Apple places risky bet on sole iPhone chip provider

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Apple A12 replaces A11 Bionic
TSMC beat out Samsung and Intel to make Apple's A11 Bionic processor, and will apparently be the sole producer of its replacements.
Photo: iFixit

TSMC has produced every iPhone processor for several years, and is reportedly going to continue to be Apple’s sole source for chips.

Apple generally prefers to get components from multiple sources, but apparently no company — not even Samsung or Intel — can compete with TSMC. That makes the two companies very dependent on each other.

iPhone and iPad processors are designed by Apple but manufactured by outside companies. Samsung and TSMC split this job as recently as the A9 chip, but since then it’s been just TSMC.  It’s the only company producing the A12 processor for the 2018 iPhone models, for example.

And the Taiwanese foundry will continue in this role for two years or more, according to EE Times. Two analysts from separate companies predicted that TSMC will be the sole manufacturer of A series chips until 2020 and possibly beyond.

A slightly nervous relationship for Apple and TSMC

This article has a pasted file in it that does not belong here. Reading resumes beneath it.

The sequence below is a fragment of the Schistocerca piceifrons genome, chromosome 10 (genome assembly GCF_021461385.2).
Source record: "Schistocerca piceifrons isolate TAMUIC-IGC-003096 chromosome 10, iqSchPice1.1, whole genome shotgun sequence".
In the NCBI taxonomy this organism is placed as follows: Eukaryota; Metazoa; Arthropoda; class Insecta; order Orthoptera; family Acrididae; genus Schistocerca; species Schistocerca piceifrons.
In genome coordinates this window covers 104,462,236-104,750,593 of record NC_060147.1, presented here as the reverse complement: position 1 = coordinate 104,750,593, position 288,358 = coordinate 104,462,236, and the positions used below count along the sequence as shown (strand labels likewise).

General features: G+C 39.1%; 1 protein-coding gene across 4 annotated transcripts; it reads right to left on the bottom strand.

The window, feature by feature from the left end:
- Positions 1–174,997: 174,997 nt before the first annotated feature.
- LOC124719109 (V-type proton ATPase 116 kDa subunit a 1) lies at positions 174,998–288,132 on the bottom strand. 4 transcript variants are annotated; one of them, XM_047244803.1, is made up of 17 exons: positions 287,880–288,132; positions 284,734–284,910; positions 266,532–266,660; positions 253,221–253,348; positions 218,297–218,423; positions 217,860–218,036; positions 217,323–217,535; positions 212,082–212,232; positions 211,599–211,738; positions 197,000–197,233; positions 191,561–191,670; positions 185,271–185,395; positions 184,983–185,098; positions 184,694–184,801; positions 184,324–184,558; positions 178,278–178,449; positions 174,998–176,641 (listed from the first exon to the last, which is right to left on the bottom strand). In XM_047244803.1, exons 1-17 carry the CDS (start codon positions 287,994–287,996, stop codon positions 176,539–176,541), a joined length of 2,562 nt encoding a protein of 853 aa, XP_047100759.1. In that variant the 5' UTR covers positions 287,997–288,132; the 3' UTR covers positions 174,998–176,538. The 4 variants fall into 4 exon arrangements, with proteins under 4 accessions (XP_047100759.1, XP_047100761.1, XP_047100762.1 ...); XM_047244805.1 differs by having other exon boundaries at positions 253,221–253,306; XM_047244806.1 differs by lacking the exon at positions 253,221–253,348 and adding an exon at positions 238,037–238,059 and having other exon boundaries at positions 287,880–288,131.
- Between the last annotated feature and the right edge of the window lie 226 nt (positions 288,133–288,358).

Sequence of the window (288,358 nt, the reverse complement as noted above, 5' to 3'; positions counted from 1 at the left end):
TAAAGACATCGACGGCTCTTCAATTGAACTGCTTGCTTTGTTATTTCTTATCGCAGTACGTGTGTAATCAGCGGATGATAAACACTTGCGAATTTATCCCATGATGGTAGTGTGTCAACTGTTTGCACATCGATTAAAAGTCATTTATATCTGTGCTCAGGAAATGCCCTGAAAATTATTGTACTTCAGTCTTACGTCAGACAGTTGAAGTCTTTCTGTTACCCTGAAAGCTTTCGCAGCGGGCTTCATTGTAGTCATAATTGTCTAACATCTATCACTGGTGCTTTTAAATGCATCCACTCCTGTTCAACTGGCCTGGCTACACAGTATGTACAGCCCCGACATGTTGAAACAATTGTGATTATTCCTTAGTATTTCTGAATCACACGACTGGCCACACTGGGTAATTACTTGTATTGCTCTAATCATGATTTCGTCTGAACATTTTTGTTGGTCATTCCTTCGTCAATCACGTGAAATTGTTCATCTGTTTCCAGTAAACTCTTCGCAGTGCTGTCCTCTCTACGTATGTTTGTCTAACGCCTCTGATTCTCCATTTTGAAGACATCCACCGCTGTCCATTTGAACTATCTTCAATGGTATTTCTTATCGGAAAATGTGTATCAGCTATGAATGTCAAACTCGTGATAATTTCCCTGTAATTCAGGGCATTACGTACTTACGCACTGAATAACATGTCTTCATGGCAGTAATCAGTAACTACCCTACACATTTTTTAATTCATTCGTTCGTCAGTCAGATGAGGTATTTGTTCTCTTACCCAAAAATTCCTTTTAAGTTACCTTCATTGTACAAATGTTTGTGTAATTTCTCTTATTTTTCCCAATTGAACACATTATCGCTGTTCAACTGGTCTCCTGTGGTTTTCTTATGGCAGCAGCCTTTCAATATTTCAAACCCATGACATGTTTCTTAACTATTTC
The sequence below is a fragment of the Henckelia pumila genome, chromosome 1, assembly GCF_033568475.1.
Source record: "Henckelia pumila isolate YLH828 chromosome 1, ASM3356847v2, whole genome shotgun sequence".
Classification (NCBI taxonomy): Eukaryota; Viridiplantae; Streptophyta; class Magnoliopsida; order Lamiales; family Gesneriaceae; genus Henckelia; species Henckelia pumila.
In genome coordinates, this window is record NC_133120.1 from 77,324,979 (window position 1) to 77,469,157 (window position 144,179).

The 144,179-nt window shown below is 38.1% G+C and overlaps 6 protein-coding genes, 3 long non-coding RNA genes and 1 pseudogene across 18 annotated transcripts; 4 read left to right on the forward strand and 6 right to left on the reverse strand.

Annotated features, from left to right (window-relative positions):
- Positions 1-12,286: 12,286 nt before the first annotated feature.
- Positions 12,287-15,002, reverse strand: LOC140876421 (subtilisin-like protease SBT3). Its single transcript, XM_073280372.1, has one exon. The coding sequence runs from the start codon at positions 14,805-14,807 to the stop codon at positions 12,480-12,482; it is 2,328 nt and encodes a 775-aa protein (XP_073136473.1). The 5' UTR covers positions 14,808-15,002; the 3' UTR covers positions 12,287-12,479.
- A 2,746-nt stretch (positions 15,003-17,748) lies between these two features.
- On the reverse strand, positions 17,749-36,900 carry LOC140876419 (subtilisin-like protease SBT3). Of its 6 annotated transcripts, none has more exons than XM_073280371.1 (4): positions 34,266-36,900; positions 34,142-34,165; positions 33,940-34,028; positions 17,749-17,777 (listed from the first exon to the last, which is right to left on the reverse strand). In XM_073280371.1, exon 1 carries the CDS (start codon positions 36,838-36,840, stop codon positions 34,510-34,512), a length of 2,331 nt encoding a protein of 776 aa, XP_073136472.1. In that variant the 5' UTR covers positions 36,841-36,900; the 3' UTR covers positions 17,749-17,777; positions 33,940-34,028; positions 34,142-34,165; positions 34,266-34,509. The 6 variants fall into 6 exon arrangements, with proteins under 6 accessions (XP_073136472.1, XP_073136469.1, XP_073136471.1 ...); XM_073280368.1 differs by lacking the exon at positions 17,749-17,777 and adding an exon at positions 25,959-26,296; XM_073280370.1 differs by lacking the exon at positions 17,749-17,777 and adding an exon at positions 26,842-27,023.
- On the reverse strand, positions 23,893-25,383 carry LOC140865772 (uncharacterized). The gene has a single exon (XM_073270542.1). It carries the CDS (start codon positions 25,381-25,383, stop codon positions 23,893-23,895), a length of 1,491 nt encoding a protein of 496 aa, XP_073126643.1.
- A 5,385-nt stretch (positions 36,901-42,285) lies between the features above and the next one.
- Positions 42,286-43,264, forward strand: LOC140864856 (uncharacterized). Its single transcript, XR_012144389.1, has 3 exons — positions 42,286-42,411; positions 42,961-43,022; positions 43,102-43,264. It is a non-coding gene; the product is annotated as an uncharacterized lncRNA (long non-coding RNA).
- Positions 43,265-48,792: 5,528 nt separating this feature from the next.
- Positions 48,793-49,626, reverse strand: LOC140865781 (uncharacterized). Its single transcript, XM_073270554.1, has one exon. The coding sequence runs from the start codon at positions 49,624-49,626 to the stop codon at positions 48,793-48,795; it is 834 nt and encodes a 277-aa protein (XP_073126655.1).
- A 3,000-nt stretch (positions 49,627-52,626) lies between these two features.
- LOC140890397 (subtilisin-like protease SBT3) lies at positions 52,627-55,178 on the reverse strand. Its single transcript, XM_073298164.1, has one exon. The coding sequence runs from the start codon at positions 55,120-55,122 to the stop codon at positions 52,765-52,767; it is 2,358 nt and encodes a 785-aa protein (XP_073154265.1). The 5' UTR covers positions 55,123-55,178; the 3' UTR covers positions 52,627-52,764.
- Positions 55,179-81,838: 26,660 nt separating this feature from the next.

This is something of a risk for Apple. It means that any problem at TSMC could spell trouble for the iPhone and iPad. For example, after a virus shut down production at several of its plants early this month, there were questions about whether the release of the next-generation iPhone would be delayed.

And the deal isn’t always easy for TSMC. Apple demands better, faster processors every year without exception. 

No real competition

Apple might hope for alternatives, but there don’t appear to be any viable ones.

“Samsung might have an appetite to build up their foundry relationship with Apple, but their share of Apple’s iPhone BOM [Bill of Materials] is already really high today,” Arete Research analyst Brett Simpson told EE Times. The Korean megacompany supplies OLED displays, DRAM, and storage chips for the iPhone.

Simpson dismisses competition from another well-known ship maker. “Intel lacks history building low-power SoCs that Apple needs at leading edge, so we do not see them as a viable alternative to TSMC.”